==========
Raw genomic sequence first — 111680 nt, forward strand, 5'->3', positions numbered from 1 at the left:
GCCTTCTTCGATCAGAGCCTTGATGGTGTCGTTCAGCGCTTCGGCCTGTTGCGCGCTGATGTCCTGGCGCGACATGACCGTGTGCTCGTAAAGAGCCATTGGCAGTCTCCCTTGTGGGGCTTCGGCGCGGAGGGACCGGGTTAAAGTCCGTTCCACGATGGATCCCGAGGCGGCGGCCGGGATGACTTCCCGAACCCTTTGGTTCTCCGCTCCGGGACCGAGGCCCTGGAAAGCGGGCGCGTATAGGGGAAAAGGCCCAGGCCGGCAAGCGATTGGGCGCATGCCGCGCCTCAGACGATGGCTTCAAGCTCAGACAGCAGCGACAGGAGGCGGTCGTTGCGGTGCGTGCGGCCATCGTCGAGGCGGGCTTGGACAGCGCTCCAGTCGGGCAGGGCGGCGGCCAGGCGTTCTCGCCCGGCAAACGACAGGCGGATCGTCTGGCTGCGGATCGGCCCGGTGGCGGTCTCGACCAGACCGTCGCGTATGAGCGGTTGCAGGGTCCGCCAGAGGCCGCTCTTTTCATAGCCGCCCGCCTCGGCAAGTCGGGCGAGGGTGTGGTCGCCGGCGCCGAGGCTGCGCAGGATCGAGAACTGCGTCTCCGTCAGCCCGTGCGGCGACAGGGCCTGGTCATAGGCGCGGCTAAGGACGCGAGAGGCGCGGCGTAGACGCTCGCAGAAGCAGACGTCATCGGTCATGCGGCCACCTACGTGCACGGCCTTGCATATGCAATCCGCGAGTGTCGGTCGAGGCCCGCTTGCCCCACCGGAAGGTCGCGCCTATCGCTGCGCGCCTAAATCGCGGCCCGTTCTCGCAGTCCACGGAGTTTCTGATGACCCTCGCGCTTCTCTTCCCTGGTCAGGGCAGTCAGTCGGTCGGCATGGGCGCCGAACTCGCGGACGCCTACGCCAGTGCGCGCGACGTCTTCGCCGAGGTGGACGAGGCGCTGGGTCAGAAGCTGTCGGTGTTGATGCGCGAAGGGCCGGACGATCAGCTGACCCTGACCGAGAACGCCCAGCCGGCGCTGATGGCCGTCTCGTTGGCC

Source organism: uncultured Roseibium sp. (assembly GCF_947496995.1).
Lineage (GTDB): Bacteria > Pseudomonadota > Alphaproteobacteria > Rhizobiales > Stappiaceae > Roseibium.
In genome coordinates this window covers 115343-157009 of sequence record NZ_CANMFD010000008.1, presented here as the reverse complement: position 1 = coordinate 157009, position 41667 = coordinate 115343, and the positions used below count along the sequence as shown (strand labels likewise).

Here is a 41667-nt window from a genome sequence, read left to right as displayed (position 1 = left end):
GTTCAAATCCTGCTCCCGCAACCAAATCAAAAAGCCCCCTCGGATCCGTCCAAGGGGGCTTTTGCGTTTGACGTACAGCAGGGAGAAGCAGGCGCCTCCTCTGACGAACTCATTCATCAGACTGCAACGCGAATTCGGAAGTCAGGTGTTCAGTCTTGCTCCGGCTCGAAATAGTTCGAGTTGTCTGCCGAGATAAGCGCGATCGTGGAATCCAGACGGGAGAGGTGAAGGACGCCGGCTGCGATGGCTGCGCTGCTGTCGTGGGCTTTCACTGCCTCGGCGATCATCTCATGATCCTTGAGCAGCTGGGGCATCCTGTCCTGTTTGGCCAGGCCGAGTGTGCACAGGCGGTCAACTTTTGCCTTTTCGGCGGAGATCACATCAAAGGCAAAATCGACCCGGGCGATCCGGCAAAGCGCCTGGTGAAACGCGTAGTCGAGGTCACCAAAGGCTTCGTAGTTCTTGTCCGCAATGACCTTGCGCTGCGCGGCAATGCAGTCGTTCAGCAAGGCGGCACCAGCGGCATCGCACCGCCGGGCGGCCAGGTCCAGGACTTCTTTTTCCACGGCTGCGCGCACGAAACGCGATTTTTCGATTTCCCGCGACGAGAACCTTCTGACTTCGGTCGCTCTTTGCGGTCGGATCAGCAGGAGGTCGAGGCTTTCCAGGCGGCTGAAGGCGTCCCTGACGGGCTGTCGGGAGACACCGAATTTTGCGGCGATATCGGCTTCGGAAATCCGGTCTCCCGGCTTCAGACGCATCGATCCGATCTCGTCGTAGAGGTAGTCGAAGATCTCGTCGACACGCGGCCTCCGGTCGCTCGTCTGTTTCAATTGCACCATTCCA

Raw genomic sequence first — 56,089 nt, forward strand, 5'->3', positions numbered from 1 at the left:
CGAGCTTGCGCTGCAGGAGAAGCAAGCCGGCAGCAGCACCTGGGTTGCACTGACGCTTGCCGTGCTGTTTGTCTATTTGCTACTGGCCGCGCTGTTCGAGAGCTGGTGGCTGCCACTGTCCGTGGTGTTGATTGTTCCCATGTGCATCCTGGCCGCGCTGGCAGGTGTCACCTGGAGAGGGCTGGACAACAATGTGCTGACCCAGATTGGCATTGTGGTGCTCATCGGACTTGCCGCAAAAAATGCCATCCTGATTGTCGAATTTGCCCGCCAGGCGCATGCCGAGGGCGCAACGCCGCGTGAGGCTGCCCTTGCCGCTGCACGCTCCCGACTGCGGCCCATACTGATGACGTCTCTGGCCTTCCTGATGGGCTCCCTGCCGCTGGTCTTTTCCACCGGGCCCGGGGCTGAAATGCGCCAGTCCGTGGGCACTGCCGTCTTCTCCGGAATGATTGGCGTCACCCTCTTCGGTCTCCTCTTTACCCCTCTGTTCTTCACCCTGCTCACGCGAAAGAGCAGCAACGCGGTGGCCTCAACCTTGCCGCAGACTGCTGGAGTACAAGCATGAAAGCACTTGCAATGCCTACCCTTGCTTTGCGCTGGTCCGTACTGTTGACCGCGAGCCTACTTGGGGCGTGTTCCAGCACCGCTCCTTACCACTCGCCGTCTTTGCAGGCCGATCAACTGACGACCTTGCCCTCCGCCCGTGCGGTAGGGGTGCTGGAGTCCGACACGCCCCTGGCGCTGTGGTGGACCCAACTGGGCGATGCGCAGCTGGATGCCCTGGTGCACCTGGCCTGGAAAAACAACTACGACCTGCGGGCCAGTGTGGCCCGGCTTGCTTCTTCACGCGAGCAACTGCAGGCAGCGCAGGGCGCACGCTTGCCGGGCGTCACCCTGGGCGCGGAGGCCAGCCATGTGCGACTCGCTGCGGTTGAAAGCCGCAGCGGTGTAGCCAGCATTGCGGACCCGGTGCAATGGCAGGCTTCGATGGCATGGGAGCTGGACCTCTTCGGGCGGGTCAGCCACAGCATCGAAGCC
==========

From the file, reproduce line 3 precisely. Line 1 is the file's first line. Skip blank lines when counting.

Source organism: uncultured Roseibium sp. (assembly GCF_947496995.1).